I know that other people have addressed the problem of downplaying non-penetrative sexual assaults by expanding the definition of “rape” from forcible or coerced penetration to any form of non-consensual sexual contact. I personally do not like this practice, as I feel that it results in ambiguity, confusion, and can even dilute or minimize the bodily trauma and fear of disease or pregnancy that can accompany forcible penetrative intercourse. To this day, I would not describe what happened to me as a child as rape, nor call myself a rape survivor. That still feels like claiming or appropriating a label which is not mine.


But I think it is important to recognize that sexual abuse doesn’t have to involve penetration to be harmful. It is for this reason that I like the umbrella term “noncon”: It places the emphasis on the lack of consent in the situation rather than on particular sexual acts.


What I remember most about my abuser was the way he breathed. I knew that no one else breathed that way around me, that it was different, that it was wrong, that it was frightening, but I didn’t learn until I started having sex that these breathing patterns indicated sexual arousal. At the time, I only knew I hated being near him because whenever he was around he would corner me and come up with pretexts to touch me, and I didn’t want to be touched. The memory of being trapped with him breathing on me is what stands out strongest in my mind.

When I was twenty-one, I was sexually assaulted in a foreign country. Again, I was not raped, but the encounter was violent and left me badly shaken and with lasting PTSD triggers (it has been ten years, and still, a few weeks ago I had a panic attack trying to explain to my therapist why I still flinch when my husband touches the back of my neck). I went to see a rape counselor after. The counselor said that I had “boundary issues.” I initially resented this comment, but ultimately I came to agree with her and to realize some important things about myself:

I realized that I didn’t struggle or protest against unwelcome sexual contact because I didn’t respect myself or my body. I didn't really react to having men grab my breasts or ass, put a hand up my skirt or down my pants, or on one memorable occasion, lick my face while I was kissing my (female) date on the dance floor. And I also saw how this lack of self-respect carried over into some of my consensual sexual encounters. I would sometimes have sex with people I wasn’t really interested in, to avoid “being rude” by saying “no.” I dissociated during some of these encounters.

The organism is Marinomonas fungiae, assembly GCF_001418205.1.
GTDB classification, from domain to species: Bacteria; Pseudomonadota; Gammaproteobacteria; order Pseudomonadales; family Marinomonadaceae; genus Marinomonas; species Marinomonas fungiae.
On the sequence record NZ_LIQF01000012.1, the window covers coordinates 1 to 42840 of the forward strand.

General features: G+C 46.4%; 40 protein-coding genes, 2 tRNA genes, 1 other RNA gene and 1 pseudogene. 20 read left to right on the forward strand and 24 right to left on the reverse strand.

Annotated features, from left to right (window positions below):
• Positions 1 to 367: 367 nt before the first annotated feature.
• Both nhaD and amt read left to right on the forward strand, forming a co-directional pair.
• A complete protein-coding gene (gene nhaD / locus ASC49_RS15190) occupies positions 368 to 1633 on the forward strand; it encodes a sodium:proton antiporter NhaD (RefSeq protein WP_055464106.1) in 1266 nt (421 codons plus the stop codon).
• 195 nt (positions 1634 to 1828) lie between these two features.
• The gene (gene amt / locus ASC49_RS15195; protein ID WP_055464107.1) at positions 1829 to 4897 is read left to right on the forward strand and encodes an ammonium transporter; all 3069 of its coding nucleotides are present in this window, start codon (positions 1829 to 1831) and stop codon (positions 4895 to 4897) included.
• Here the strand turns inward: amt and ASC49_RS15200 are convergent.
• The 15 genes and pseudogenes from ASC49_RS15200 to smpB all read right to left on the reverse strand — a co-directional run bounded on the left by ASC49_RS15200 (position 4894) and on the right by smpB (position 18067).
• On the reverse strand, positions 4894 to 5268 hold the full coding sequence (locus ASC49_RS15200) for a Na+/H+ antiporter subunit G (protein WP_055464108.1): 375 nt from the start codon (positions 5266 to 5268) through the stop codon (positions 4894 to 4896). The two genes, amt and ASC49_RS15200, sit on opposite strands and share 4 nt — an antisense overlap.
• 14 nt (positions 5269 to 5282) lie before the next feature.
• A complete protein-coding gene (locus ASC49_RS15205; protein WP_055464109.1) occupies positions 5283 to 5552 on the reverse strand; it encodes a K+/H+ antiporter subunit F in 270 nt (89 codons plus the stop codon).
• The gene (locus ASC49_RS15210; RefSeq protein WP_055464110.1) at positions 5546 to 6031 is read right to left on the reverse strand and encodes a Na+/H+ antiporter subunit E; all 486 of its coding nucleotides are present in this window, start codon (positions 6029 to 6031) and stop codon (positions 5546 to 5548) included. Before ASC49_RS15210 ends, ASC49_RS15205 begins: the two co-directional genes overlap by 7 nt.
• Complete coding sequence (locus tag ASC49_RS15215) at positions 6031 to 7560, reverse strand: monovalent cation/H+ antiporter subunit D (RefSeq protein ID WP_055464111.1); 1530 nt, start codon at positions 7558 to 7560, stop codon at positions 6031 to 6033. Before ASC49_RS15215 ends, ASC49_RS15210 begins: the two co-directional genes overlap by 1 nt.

I binge drank. I dressed provocatively. Neither of which are any justification for sexually assaulting someone. But after the assault at twenty-one, which happened after I’d consumed five shots of alcohol before going to a carnival with people I didn’t know, in a country where my grasp of the language was tenuous, I felt that somehow, perhaps even on a subconscious level, I had been putting myself into dangerous situations because I felt like something terrible needed to happen to me in order for my dark fantasies to make sense.

These feelings are difficult to talk about, because I understand that it is a form of victim blaming. No one is responsible for the actions of the men who violated my bodily autonomy as an adult except for those men. The fact that I froze in response to these encounters instead of struggling is not my fault. Neither is it as simple as saying that I froze in that moment because I had been abused in the past; freezing in response to a sexual assault is a common reaction even in non-survivors; women are socially conditioned not to be confrontational with men and then shamed if they don’t fight back or scream if they are assaulted. My assault at twenty-one is not the fault of the man who molested me when I was four, nor the people who shamed me about my sexuality over the years. The man who perpetrated it is responsible for his own actions.

Nevertheless, I still struggle with the feeling that I was somehow courting disaster. Paradoxically, I found it empowering to think of my own actions as a contributing factor to my assault, because it made me feel like if I changed my own behaviors, if I stopped binge drinking and stopped running around in lingerie and learned to say “no” emphatically, I could avoid being re-victimized. It made me feel as though I had some control over my own body and my own destiny. And I did feel better when I resolved to be a bitch, to refuse to allow men to impose on my body or my time.

As I began reclaiming my boundaries, I also embraced feminism and my own identity as a feminist. As I studied queer theory in college, I began to understand the meaning behind the axiom I’d first heard from my school nurse, that “rape isn’t about sex, rape is about power.” I came to realize that yes, rape is about power. But my earlier thoughts about sex also being about power weren’t far off, either. Because rape is only one of the more extreme abuses of power within a patriarchal society where there is an expectation of male dominance and female submission in even consensual encounters.